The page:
Brakes Put on USA Pro Challenge Race


Popular cycling event maintained close ties with Woodland Park
Rick Langenberg

The big professional cycling invasion in Woodland Park and Teller County and much of the Pikes Peak region could become a trend of the past.

So forget the sight of caravans of international teams, huge television cameras and the takeover of the downtown by cycling pros in the summer, not to mention months of preparation work and anticipation for the area’s chance of grasping several moments of international exposure—at least for the immediate future.

Sports experts and media pundits are predicting the imminent death of the USA Pro Challenge, a week-long professional cycling event in August that occurred throughout the state, with much activity in Teller County. It was touted as Colorado’s version of the Tour de France. Last week, race officials announced that the event won’t occur in 2016. “Building a solid platform of this type takes time and the efforts of many diverse stakeholders,” said USA Pro Challenge Chief Executive Officer Shawn Hunter in a prepared statement. “We have made great strides over the past months and look to relaunch when we finish this phase of the process.”

This news is generating much skepticism about the race’s future due to the failure to attract a national sponsor and because of continual big financial losses for the event.

The event had close ties with Woodland Park, which footed the bill for more than $150,000 in 2014 to serve as a staging site for the beginning of the 104-mile trek between the City Above the Clouds and Breckenridge, one of the final day-long legs of the 2014 event. This put Woodland Park on the international cycling map, a development that has been supported by sports enthusiasts but questioned by some local business operators.

The USA Pro Challenge race also awarded Woodland Park as a sprint community in 2012 and a key ride-through juncture during the jaunt between Breckenridge and Colorado Springs.

The race had strong ties with the city of Colorado Springs. The Pikes Peak region, though, was bypassed during the 2015 race, which buoyed hopes that the area would gain front-row status for this year’s race. Woodland Park and Teller County was even previously considered as being on the short-list for 2016, according to Mike Perini, who led much of the local planning and publicity efforts for the 2014 Stage Five race.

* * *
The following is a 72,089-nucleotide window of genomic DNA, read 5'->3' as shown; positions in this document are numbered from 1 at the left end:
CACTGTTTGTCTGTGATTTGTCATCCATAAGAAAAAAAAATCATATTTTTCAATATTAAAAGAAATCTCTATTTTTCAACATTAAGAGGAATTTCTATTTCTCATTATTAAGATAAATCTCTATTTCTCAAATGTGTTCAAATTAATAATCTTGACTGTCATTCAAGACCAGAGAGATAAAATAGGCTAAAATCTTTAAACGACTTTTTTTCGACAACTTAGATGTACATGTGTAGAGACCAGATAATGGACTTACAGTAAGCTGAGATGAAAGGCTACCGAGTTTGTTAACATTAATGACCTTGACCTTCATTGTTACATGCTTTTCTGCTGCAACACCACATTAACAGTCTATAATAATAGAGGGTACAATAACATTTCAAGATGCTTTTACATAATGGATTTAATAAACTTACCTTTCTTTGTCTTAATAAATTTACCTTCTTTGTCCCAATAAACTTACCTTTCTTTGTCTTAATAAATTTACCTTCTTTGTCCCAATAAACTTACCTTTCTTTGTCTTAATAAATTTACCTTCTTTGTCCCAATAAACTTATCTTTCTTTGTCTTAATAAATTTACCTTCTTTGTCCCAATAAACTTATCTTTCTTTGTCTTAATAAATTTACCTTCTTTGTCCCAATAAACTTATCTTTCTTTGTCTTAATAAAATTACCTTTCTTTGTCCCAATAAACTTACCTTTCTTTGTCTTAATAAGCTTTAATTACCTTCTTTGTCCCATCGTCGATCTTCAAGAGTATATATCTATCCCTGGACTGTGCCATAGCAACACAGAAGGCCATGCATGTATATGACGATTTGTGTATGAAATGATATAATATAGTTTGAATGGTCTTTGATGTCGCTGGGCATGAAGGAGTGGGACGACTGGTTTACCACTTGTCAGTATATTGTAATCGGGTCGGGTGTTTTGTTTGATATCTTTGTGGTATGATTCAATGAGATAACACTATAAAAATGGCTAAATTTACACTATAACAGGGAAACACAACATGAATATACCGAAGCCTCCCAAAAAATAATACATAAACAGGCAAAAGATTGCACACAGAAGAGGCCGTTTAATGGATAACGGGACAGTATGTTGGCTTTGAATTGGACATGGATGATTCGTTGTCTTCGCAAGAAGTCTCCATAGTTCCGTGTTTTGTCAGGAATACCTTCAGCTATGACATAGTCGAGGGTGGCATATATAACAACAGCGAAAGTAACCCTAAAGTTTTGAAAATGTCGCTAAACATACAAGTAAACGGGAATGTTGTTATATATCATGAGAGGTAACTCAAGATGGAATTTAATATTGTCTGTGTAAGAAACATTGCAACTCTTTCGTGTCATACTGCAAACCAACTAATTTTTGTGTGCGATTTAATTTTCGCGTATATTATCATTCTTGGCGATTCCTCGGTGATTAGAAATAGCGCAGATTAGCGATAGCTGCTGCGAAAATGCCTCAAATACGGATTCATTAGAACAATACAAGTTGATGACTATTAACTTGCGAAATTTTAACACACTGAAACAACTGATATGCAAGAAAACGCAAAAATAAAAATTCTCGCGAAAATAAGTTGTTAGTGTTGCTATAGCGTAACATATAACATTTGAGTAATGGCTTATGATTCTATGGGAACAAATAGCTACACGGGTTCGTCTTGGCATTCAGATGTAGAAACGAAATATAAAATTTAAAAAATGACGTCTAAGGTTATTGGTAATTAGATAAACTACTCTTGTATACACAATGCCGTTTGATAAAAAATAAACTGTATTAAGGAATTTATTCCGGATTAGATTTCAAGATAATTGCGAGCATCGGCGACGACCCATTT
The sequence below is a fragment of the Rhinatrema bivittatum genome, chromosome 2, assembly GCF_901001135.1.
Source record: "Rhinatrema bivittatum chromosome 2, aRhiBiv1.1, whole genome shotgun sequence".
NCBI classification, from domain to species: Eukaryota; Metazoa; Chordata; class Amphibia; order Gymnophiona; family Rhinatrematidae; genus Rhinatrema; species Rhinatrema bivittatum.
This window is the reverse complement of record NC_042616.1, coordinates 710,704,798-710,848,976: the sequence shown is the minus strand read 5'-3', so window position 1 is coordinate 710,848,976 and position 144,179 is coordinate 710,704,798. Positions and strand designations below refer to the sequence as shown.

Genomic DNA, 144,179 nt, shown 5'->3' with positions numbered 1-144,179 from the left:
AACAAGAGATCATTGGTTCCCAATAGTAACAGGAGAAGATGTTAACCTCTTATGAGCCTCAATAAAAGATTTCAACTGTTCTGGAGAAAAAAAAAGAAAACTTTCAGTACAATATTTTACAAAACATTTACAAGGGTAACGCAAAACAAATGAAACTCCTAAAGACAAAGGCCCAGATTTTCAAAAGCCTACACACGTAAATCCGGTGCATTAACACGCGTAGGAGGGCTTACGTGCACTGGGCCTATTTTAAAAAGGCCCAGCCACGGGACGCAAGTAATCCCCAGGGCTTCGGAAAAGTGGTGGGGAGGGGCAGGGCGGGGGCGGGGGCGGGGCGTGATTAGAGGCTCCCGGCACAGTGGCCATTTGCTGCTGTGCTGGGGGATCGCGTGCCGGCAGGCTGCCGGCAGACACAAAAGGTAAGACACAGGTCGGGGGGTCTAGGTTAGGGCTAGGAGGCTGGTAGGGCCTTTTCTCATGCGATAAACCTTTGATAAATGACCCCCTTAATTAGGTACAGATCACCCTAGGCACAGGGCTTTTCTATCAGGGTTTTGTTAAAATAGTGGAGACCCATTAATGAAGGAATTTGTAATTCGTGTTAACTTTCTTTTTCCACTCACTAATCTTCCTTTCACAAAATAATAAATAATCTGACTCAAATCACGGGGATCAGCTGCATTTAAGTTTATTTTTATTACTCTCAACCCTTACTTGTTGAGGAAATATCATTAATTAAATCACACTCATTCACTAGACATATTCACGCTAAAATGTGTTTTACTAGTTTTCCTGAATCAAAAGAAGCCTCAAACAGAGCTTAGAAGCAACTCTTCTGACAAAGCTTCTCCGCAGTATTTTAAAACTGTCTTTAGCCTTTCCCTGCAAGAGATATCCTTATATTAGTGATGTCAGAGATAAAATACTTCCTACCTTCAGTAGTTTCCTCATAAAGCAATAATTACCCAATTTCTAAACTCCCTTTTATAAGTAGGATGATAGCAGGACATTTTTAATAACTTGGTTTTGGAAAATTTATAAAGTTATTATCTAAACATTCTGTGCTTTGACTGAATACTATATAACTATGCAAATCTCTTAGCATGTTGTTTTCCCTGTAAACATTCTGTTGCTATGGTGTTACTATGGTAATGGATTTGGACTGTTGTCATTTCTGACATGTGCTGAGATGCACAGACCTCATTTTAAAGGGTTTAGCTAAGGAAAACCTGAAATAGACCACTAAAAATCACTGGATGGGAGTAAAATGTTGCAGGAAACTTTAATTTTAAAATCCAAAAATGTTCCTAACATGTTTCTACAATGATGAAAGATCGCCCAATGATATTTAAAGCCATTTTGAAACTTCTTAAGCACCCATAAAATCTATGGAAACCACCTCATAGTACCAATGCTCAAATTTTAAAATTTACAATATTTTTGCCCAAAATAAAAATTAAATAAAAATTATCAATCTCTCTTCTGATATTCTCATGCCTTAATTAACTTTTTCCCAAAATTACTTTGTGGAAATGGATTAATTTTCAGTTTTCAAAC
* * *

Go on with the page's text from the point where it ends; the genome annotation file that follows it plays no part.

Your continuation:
But in recent months, the lack of news regarding the specific course the event will follow this year sparked some concerns.

The news will provide a downer for local cycling advocates, but could offer a relief to city officials. The city’s fiscal involvement in the race in 2014 turned into a mini-controversy, with mixed reviews over the event’s success. Unfortunately, the area got hit with rainy and cold weather during the scheduled day of the Stage Five kick-off in 2014. This led to smaller crowds than anticipated and raised questions over why the downtown was held hostage by the USA Pro Challenge preparation efforts.

However, a local committee led by Perini organized an entire week of festivities to coincide with the USA Pro Challenge.
Regardless of differing opinions, the race was regarded as a huge publicity success and one that attracted more than 1 million fans throughout the state. It also gained a niche as a unique opportunity for Woodland Park.

“We feel we delivered a good product for the Pro Challenge and for the community,” said City Manager David Buttery, in a previous interview.
Despite the net costs for the city, which nearly hit the $100,000 mark, city elected leaders at the time wanted to lobby for the area’s involvement as a big future player in the USA Pro Challenge.

Preliminary talks had surfaced about Woodland Park and sections outside the town serving as a trial run, such as what occurred with the Garden of Gods, or even to lobby to have a finish in Teller.

However, recent media reports have presented a dismal outlook for the race’s future. Although the event took on the glimpse of a Tour de France and captured major media coverage, in reality it became more of a state race, according to cycling experts.